For so our Lord was pleased when He Fishers made Fishers of men; Where (which is in no other game) A man may fish and praise his name. The first men that our Saviour dear Did chuse to wait upon him here, Blest Fishers were; and fish the last Food was, that he on earth did taste. I therefore strive to follow those, Whom he to follow him hath chose. W. B. (from "The Complete Angler 1653" by Izaak Walton) Today is the feast of Saint Andrew, fisher, Apostle, missionary, martyr, patron of Scotland. Izaak Walton was the first biographer of George Herbert, whose poetry we read yesterday. Jesus also chose a civil servant in the person of Saint Matthew, and he 'hath chose' you and me as well, so let's enjoy the light-heartedness of this verse!
Tag Archives: fisherman
This is from earlier in the Compleat Angler. Piscator lands a trout, his protege, here still called ‘Viator’ or Traveller, is treated to more of his master’s observations and praise of creation.
Piscator: here is a Trout now, and a good one too, if I can but hold him; and two or three turns more will tire him: Now you see he lies still, and the sleight is to land him: Reach me that Landing net: So (Sir) now he is mine own, what say you? is not this worth all my labour?
Viator. On my word Master, this is a gallant Trout; what shall we do with him?
“But turn out of the way a little, good Scholar, towards yonder high hedge: We’ll sit whilst this shower falls so gently upon the teeming earth, and gives a sweeter smell to the lovely flowers that adorn the verdant Meadows.
Look, under that broad Beech tree I sat down when I was last this way a fishing, and the birds in the adjoining Grove seemed to have a friendly contention with an Echo, whose dead voice seemed to live in a hollow cave, near to the brow of that Primrose hill; there I sat viewing the Silver streams glide silently towards their centre, the tempestuous Sea, yet sometimes opposed by rugged roots, and pibble stones, which broke their waves, and turned them into some: and sometimes viewing the harmless Lambs, some leaping securely in the cool shade, whilst others sported themselves in the cheerful Sun; and others were craving comfort from the swollen Udders of their bleating Dams.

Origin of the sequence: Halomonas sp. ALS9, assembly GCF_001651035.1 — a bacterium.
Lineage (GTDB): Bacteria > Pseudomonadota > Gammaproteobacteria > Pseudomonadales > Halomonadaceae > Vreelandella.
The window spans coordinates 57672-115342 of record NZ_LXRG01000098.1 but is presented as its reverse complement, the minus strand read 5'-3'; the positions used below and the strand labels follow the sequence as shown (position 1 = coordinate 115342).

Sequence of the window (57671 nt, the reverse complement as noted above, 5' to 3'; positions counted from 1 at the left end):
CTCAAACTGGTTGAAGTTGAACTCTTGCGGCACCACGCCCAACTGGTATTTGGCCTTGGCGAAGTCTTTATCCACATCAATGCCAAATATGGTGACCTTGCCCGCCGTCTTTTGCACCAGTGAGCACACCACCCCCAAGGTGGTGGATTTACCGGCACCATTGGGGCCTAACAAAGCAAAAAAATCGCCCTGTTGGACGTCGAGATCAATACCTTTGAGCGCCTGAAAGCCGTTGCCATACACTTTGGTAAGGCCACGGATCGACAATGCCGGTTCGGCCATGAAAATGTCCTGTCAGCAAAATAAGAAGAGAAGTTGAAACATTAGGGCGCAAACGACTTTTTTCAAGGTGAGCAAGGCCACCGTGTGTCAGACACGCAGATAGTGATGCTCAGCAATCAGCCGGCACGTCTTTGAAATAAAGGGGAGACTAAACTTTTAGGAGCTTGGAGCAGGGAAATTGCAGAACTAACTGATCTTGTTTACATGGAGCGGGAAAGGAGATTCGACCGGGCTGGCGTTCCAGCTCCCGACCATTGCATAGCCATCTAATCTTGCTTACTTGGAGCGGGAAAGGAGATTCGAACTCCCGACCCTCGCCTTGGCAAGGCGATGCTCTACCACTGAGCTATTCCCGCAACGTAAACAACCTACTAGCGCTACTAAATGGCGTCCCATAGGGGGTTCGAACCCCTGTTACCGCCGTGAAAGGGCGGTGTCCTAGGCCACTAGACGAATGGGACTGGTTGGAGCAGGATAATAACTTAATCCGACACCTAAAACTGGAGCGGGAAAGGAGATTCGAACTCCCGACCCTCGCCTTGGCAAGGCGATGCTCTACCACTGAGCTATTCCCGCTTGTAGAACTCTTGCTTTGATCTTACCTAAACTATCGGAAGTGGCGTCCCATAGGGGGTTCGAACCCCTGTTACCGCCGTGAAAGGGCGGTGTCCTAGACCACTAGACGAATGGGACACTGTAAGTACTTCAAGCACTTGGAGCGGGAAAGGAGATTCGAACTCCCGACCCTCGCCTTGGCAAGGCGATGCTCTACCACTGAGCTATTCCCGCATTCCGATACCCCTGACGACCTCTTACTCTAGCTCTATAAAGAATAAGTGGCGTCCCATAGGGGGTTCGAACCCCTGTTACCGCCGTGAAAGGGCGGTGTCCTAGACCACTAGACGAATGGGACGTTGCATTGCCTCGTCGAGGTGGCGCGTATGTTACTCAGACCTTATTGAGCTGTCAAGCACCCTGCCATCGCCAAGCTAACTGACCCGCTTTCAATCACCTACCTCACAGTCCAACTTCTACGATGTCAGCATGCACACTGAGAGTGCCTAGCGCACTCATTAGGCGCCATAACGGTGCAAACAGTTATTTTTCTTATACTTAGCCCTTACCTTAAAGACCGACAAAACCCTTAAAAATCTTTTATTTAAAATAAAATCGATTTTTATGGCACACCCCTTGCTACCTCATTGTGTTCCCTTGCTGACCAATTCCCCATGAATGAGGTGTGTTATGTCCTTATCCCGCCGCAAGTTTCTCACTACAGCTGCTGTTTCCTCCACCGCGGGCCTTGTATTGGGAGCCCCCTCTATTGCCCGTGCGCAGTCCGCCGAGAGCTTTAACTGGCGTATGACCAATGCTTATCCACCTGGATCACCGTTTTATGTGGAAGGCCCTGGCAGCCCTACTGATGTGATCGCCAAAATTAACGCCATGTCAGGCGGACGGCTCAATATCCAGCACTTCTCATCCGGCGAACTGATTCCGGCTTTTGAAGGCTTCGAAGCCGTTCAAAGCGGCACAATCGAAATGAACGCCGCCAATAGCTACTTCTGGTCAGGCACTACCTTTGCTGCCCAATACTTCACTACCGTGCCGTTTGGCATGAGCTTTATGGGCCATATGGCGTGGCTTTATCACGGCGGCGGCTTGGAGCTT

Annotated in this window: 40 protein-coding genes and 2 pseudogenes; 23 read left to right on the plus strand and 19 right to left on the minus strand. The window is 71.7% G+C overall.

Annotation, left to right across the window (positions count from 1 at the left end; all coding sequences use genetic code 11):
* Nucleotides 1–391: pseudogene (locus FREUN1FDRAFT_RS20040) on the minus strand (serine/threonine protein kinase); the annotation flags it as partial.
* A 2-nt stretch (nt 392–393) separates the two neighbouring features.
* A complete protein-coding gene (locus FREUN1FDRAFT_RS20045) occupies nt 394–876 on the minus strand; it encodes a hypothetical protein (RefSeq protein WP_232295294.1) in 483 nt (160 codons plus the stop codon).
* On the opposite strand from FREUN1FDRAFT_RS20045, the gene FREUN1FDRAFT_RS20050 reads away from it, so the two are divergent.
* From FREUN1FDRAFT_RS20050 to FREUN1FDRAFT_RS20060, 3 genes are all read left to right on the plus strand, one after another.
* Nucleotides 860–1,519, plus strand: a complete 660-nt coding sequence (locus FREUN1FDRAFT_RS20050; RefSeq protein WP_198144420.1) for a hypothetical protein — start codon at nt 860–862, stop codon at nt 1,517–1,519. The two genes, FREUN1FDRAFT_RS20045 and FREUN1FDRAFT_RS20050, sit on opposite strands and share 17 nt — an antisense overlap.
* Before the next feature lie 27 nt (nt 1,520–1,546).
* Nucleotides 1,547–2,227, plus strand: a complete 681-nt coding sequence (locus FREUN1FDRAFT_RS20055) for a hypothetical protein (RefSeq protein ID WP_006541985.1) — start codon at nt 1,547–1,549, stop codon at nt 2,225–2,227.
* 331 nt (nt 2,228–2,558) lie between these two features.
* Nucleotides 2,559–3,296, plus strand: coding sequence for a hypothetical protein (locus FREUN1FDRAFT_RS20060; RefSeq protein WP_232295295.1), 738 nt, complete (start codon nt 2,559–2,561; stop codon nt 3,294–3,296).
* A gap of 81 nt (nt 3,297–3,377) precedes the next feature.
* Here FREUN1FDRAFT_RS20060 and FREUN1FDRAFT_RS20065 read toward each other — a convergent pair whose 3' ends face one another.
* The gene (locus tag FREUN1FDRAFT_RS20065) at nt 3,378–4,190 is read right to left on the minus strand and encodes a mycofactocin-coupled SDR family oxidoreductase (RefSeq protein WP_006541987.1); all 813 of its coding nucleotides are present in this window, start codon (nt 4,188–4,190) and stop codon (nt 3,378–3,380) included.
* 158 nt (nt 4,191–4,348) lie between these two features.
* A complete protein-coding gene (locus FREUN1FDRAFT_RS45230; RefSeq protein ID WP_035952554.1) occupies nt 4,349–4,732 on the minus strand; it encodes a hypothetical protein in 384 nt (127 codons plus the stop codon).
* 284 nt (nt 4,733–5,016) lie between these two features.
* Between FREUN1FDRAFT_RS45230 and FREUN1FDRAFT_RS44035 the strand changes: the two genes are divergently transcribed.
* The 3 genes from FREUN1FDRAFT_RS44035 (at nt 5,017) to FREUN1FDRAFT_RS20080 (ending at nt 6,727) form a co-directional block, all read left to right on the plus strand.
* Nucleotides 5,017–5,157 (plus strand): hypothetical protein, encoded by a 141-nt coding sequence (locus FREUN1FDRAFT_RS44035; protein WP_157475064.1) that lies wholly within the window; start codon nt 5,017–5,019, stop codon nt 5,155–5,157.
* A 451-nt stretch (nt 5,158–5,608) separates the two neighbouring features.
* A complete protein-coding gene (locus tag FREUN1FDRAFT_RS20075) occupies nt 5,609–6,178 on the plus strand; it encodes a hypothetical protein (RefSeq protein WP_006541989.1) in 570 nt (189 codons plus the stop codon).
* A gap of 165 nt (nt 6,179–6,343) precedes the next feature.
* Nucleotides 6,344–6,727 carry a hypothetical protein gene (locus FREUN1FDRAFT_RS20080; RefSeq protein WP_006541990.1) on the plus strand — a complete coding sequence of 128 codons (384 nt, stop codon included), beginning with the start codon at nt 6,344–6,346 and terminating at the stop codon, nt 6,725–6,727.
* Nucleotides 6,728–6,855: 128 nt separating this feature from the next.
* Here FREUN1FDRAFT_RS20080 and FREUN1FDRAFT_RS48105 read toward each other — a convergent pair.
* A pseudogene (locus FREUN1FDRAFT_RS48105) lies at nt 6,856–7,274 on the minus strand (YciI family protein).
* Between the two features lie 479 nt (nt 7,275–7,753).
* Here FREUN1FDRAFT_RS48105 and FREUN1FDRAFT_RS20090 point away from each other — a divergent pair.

As I thus sat, these and other sighs had so fully possessed my soul, that I thought as the Poet has happily expressed it: I was for that time lifted above earth; And possessed joys not promised in my birth.
(from “The Complete Angler 1653” by Izaak Walton)
Continuing Sister Johanna’s reflection on Zebedee the fisherman of Galilee.
We are looking at a few words from Mark’s Gospel – 9:19-20. I recommend that you scroll to yesterday’s post to catch up, if you’ve just joined the blog. We’re looking mainly at Zebedee, the father of James and John, and I want to start with Jesus’ boldness. Jesus, in this passage, acts like the God he is. He simply summons James and John. He does not ask Zebedee’s permission to take his sons away from the family business, the family home or the paternal expectations. James and John were God’s before they were Zebedee’s. Jesus takes what belongs to him as the Son of God. It is a moment when Jesus acts with breathtaking divine authority.
Zebedee, presumably, was not a push-over; if he fit the description I offered yesterday, he would not have been hesitant to tell Jesus what he thought. Indeed, something in me wants to speak for Zebedee and say to Jesus, “Wait! Stop! What’s going on? ” But then I think, No: I don’t want to say that and I don’t want Zebedee to say that. I know Jesus. I know that he is the Son of God and as such his call takes precedence over all other obligations – even obligations to family, as Jesus himself makes clear at other times (cf. Luke 9:59-62).